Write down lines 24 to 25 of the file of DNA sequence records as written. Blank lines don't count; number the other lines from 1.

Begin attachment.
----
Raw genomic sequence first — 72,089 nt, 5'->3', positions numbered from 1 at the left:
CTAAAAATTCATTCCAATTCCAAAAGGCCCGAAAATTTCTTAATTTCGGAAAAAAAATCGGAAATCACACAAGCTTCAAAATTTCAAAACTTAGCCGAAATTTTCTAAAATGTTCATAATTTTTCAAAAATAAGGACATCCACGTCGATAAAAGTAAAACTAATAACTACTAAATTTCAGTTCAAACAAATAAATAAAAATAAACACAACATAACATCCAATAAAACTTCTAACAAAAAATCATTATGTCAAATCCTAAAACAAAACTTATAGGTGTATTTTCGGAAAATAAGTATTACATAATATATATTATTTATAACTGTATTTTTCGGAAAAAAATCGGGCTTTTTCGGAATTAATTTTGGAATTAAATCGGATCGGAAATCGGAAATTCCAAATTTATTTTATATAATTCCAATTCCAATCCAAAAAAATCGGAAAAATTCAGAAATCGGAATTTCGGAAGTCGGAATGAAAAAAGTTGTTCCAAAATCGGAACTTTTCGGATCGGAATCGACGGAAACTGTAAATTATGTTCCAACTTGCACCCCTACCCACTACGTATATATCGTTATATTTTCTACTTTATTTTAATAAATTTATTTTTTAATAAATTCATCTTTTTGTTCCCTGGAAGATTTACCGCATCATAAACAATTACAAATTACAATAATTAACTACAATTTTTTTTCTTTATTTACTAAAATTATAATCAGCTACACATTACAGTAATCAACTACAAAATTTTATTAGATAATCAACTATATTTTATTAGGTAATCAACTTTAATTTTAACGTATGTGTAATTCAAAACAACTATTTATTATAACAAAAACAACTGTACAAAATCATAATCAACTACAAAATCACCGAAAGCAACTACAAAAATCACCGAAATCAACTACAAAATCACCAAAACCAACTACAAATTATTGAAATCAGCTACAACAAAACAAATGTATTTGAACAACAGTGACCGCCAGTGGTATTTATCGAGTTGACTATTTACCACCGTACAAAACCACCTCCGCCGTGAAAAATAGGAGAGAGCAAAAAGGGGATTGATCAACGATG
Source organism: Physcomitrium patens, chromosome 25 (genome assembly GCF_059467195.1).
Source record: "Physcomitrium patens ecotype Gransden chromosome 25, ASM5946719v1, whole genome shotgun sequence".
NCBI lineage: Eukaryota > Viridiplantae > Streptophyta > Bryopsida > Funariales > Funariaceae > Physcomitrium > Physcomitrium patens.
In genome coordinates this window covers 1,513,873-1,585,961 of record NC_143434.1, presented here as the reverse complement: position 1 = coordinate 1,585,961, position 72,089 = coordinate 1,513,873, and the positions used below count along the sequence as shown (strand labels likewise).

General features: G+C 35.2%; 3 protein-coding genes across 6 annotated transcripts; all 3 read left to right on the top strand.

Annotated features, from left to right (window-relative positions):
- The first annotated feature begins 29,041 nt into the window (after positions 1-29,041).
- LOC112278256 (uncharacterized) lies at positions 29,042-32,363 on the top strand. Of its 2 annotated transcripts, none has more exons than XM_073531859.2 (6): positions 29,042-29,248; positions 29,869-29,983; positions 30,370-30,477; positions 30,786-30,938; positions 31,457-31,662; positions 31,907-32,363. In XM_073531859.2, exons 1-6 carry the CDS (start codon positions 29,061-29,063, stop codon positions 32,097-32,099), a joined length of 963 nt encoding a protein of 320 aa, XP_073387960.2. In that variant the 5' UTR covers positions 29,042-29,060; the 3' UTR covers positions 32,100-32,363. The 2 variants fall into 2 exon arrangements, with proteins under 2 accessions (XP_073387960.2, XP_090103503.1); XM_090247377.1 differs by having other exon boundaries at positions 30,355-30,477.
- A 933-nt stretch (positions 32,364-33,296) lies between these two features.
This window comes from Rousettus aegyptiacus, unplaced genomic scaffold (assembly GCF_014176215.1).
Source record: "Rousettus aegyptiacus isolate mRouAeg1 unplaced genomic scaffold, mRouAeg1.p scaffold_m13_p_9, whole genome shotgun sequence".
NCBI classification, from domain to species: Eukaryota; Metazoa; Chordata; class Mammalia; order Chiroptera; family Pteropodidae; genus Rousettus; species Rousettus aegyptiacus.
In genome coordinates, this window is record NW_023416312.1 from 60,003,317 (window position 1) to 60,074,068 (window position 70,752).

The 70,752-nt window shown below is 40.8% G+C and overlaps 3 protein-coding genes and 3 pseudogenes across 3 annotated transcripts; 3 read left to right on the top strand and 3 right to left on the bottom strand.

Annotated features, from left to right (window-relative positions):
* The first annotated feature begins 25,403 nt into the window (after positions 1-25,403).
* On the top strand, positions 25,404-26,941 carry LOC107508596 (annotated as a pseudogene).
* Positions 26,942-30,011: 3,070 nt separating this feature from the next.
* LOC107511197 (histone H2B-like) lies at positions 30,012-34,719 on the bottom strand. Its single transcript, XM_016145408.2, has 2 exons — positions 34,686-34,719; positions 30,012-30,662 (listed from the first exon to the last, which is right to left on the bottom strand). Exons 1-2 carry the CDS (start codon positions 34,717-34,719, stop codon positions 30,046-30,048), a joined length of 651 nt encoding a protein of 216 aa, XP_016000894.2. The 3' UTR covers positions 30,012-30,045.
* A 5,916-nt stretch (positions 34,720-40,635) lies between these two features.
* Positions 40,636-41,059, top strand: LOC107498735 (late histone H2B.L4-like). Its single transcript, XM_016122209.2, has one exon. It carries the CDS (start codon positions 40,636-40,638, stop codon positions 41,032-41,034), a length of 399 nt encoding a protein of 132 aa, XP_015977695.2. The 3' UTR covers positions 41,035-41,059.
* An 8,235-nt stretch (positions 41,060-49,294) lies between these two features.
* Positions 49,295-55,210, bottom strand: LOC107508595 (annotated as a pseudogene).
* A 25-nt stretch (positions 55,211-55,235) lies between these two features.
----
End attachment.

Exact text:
* An 8,235-nt stretch (positions 41,060-49,294) lies between these two features.
* Positions 49,295-55,210, bottom strand: LOC107508595 (annotated as a pseudogene).